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National Indian Youth Leadership Project: Project Venture

Award Information

Award #
Funding Category
Competitive Discretionary
Congressional District
Funding First Awarded
Total funding (to date)

Description of original award (Fiscal Year 2017, $1,981,586)

The Mentoring Opportunities for Youth Initiative, Category 2 (Multi-State Mentoring Program) provides funding to support mentoring organizations in their efforts to strengthen and/or expand their existing mentoring activities within local chapters or sub-awardees (in at least 5 states but fewer than 45 states) to reduce juvenile delinquency, drug abuse, truancy, and other problem and high-risk behaviors. FY 2017 funding will address the factors that can lead to or serve as a catalyst for delinquency or other problem behaviors in youth.

The National Indian Youth Leadership Project (NIYLP) will implement Project Venture, by providing group and peer mentoring services to primarily American Indian and other youth in 7 sites across 6 states. Project Venture is a culturally appropriate group and peer mentoring model developed over 27 years of work with American Indian youth. The program relies on American Indian traditional values to help youth develop positive self-concepts, effective social skills, a community service ethic, internal locus of control, resilience, healthy decision-making, and effective problem-solving skills. Project Venture utilizes a positive youth development approach that capitalizes on strengths rather than deficits. NIYLP sees youth as whole, complex beings in need of nurturing, inspiration, and opportunities to challenge themselves in meaningful and productive ways. Project Venture has several program components: (1) adventure-based, outdoor experiential activities, (2) service learning, and (3) peer mentor leadership. Project Venture is a “cascading” model of mentoring that provides several layers of multigenerational support and multiple opportunities for parent/caretaker and family engagement. The program goal is to reduce negative outcomes associated with juvenile delinquency and improve outcomes American Indian and other youth, including life skills, social emotional learning, and academic performance. Progress will be measured by adapting the Project Venture Implementation Score Card instrument to assess fidelity of subawardee programming and using Thrive Foundation for Youth’s rubric system to assess social/emotional development and the acquisition of life skills in the youth served by our program. NIYLP will not be conducting research. CA/NCF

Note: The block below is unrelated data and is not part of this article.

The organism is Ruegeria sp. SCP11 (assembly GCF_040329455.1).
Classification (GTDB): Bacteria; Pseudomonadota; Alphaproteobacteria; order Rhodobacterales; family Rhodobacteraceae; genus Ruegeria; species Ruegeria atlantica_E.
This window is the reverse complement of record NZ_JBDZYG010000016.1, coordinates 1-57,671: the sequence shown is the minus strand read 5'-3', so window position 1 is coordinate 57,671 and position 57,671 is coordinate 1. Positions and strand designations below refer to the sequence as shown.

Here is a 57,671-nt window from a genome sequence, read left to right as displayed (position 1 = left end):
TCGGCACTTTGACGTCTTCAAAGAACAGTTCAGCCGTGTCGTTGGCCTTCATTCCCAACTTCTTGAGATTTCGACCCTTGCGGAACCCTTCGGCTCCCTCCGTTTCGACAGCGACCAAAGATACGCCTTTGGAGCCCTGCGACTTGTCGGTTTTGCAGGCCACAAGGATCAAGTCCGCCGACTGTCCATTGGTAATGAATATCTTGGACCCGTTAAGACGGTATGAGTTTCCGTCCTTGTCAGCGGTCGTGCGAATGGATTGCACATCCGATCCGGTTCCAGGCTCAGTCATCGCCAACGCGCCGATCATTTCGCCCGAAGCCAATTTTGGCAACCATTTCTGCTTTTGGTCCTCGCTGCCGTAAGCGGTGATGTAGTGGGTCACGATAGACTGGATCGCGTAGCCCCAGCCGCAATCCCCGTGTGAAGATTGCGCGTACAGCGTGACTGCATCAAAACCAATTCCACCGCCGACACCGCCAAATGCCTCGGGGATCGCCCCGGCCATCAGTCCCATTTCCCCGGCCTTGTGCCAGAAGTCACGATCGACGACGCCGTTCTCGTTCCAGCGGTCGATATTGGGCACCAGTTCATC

Date Created: September 12, 2017